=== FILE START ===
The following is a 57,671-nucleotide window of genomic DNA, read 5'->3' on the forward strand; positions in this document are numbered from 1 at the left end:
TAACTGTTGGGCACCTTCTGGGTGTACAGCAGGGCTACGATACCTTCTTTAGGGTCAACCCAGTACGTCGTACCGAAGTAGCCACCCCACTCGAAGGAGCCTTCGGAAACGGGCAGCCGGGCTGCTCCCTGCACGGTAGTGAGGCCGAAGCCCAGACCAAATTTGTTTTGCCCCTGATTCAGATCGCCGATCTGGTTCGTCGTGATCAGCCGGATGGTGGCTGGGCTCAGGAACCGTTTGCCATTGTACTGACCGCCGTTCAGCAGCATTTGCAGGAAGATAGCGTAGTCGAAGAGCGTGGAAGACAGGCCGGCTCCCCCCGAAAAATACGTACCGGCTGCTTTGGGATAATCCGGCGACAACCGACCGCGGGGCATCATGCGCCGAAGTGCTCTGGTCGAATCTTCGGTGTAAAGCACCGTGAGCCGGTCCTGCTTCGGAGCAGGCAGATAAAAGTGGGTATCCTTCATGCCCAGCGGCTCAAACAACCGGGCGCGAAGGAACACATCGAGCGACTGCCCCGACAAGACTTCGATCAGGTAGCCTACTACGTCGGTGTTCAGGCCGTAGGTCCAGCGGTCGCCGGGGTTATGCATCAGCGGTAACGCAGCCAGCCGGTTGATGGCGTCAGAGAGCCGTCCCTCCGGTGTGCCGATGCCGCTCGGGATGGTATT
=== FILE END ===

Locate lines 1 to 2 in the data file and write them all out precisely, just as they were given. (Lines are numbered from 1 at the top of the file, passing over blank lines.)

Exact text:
The following is a 57,671-nucleotide window of genomic DNA, read 5'->3' on the forward strand; positions in this document are numbered from 1 at the left end:
TAACTGTTGGGCACCTTCTGGGTGTACAGCAGGGCTACGATACCTTCTTTAGGGTCAACCCAGTACGTCGTACCGAAGTAGCCACCCCACTCGAAGGAGCCTTCGGAAACGGGCAGCCGGGCTGCTCCCTGCACGGTAGTGAGGCCGAAGCCCAGACCAAATTTGTTTTGCCCCTGATTCAGATCGCCGATCTGGTTCGTCGTGATCAGCCGGATGGTGGCTGGGCTCAGGAACCGTTTGCCATTGTACTGACCGCCGTTCAGCAGCATTTGCAGGAAGATAGCGTAGTCGAAGAGCGTGGAAGACAGGCCGGCTCCCCCCGAAAAATACGTACCGGCTGCTTTGGGATAATCCGGCGACAACCGACCGCGGGGCATCATGCGCCGAAGTGCTCTGGTCGAATCTTCGGTGTAAAGCACCGTGAGCCGGTCCTGCTTCGGAGCAGGCAGATAAAAGTGGGTATCCTTCATGCCCAGCGGCTCAAACAACCGGGCGCGAAGGAACACATCGAGCGACTGCCCCGACAAGACTTCGATCAGGTAGCCTACTACGTCGGTGTTCAGGCCGTAGGTCCAGCGGTCGCCGGGGTTATGCATCAGCGGTAACGCAGCCAGCCGGTTGATGGCGTCAGAGAGCCGTCCCTCCGGTGTGCCGATGCCGCTCGGGATGGTATT